Lord Of Misrule
by Jaimy Gordon
In an unexpected victory for a veteran novelist hitting her peak and for her little-known indie publisher, Lord of Misrule was the winner of the 2010 National Book Award for fiction. It's a weird, magical tale about a dusty West Virginia town and its downtrodden racetrack, which follows the lives of jockeys, loan sharks, metalsmiths and other outcasts over the course of a year, as they place their hopes and desires into four races and the horses that they long to see win big. As Jane Smiley wrote in The Washington Post, "Gordon has thought so thoroughly about her characters that each voice dips into racetrack lingo in a distinctive way. It is an impressive performance."
304 pages, $15, Vintage Books
Willie Mays: The Life, The Legend
by James S. Hirsch
This authorized biography of Willie Mays revisits his career as a transformational baseball player who brought not only an incredible combination of speed and power to baseball but also the verve of the Negro Leagues to the New York Giants, just as America reached its postwar zenith. "The agreement we had was that Willie would read the manuscript in advance, and can make any factual changes, but he couldn't make changes that I didn't agree with," author James S. Hirsch told Neal Conan. While some critics have nonetheless faulted the resulting book for its worshipful treatment of Mays, others have found Hirsch's greatest strength to be probing the strategy and mechanics behind Mays' feats on the field, and just how much strategy and art went into them.
640 pages, $18, Scribner
WikiLeaks: Inside Julian Assange's War On Secrecy
by David Leigh and Luke Harding
When The Guardian newspaper published information from WikiLeaks, David Leigh was its investigations editor and Luke Harding its Moscow correspondent. Their view of the renegade political website, its founder Julian Assange, and the ethical, legal and political controversies it has engendered are deeply colored by how The Guardian covered the story and can stray into self-serving riffs on the tirelessness, skill and imagination of the newspaper's team. But the Financial Times still finds their book stronger in describing the content and the importance of the WikiLeaks revelations than the recent rival portrait Inside WikiLeaks by Daniel Domscheit-Berg, Assange's closest collaborator.
352 pages, $15.99, PublicAffairs
No Apology: Believe In America
by Mitt Romney
Mitt Romney has been a governor, the head of an investment capital firm, and the man who ran the 2002 Salt Lake City Winter Olympics. More recently he applied for an even bigger job but lost the Republican presidential primaries of 2008, catching flak from evangelicals who had doubts about his Mormonism and about his switch from pro-abortion-rights Massachusetts governor to anti-abortion presidential candidate. Romney seems set on another run in 2012, the latest sign being the release of his book, No Apology: Believe in America. It echoes a common critique of the president by Republicans — that Obama has been too willing to apologize around the world for American actions. Laying out a vision for U.S. economic and foreign policy, Romney emphasizes fixing the economy, creating jobs, fighting in Afghanistan and Iraq and safeguarding the U.S.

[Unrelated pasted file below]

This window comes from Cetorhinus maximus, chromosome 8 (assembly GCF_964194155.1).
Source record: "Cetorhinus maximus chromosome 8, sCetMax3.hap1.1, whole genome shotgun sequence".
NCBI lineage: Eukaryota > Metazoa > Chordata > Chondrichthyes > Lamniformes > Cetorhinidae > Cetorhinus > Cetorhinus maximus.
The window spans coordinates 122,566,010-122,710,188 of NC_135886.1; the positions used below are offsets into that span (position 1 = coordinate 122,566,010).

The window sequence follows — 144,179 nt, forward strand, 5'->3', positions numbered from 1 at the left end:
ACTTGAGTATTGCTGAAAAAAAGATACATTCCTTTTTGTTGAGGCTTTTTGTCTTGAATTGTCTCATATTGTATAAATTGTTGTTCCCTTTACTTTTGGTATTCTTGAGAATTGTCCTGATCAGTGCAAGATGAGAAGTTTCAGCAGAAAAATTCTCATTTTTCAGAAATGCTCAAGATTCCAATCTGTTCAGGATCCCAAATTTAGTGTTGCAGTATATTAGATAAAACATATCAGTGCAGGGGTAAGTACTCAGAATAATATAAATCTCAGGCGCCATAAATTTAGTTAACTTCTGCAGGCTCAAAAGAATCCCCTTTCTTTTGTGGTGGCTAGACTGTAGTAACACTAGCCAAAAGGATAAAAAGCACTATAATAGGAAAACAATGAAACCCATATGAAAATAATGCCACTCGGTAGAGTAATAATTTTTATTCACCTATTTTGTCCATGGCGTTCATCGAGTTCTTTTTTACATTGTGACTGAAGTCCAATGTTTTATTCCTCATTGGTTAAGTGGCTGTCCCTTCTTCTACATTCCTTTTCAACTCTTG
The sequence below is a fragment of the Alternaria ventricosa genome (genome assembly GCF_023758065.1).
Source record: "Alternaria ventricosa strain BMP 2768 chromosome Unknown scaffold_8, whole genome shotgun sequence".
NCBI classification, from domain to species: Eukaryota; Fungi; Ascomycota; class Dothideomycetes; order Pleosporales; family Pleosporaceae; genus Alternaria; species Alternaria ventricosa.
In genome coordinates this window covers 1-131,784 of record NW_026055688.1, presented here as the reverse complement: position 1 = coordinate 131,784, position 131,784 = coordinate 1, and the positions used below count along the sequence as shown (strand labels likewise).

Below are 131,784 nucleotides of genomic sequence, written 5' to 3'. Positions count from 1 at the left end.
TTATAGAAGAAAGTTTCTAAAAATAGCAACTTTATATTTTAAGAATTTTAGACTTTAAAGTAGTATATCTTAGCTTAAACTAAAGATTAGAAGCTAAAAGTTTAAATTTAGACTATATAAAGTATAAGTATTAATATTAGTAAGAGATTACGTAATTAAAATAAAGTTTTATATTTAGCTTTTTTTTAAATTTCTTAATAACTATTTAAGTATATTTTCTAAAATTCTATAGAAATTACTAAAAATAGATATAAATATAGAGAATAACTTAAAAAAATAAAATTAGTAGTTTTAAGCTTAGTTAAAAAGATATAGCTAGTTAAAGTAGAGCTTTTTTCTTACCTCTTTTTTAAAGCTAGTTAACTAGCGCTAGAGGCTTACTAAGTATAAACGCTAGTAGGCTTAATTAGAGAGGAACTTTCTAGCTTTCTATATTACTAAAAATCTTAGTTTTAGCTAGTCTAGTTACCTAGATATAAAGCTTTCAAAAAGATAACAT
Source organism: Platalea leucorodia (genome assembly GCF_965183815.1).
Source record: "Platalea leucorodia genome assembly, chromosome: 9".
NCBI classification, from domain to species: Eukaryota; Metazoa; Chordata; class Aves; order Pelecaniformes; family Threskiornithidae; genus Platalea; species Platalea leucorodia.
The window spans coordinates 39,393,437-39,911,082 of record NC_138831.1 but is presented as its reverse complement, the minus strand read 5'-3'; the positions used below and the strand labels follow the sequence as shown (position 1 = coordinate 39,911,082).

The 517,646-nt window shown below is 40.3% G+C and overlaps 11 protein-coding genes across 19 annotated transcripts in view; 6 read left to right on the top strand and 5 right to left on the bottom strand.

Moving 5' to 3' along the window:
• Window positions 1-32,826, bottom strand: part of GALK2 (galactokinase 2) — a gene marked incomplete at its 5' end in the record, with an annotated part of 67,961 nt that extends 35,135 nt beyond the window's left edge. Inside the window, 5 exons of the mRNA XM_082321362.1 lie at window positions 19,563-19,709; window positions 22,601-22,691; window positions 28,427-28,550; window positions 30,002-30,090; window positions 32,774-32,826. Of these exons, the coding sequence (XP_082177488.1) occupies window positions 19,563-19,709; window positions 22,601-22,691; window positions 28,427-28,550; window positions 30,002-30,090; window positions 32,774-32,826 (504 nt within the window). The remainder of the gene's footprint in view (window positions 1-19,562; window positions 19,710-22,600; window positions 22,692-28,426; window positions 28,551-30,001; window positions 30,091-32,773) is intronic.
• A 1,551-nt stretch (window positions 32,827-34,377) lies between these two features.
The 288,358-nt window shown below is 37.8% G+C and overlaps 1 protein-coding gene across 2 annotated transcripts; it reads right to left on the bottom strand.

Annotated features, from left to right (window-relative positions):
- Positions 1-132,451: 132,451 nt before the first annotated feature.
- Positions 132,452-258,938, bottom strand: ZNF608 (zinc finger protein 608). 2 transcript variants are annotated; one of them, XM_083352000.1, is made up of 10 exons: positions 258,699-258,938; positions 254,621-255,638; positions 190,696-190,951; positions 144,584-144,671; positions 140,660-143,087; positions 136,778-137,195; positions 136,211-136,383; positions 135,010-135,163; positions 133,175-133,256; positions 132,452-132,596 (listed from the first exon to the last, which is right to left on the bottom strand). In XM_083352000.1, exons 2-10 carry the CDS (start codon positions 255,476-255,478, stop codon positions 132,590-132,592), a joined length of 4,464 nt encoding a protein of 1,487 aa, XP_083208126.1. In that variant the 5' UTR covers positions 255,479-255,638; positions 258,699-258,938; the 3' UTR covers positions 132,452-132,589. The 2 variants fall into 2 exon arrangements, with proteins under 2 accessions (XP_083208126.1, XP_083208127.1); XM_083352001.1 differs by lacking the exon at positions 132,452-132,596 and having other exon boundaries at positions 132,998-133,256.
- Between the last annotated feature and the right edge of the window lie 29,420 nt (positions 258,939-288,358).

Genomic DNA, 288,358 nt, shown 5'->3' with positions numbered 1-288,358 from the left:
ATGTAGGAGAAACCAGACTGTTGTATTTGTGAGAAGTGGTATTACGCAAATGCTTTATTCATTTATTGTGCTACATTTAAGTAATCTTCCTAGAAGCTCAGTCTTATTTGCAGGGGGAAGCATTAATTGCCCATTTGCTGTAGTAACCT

352 pages, $15.99, St. Martin's Griffin
The Happiness Project: Or, Why I Spent A Year Trying To Sing In The Morning, Clean My Closets, Fight Right, Read Aristotle, And Generally Have More Fun
by Gretchen Rubin
With a Yale law degree, a career as a full-time author, a husband who is the man of her dreams, two "delightful" daughters and an enviable life in New York City, Gretchen Rubin has much to be grateful for. But she also decries her tendency to lose her temper over trivial things and succumb to melancholy and insecurity, not to mention unshakable guilt. So she marshaled all her skills as a lawyer and biographer, putting herself through a disciplined program to road-test the wisdom of the ages on achieving happiness in all areas — from work, marriage and money to fun and friendships. In contrast to her popular blog, which coaches readers on increasing their happiness daily, this memoir-cum-self-help book reads like a charming and honest look into a real woman's life, while offering plenty of inspiration and chipper advice.
336 pages, $14.99, Harper Paperbacks
Charlotte Abbott edits "New in Paperback." A contributing editor for Publishers Weekly, she also leads a weekly chat on books and reading in the digital age every Friday from 4-5 p.m. ET on Twitter. Follow her at @charabbott or check out the #followreader hashtag .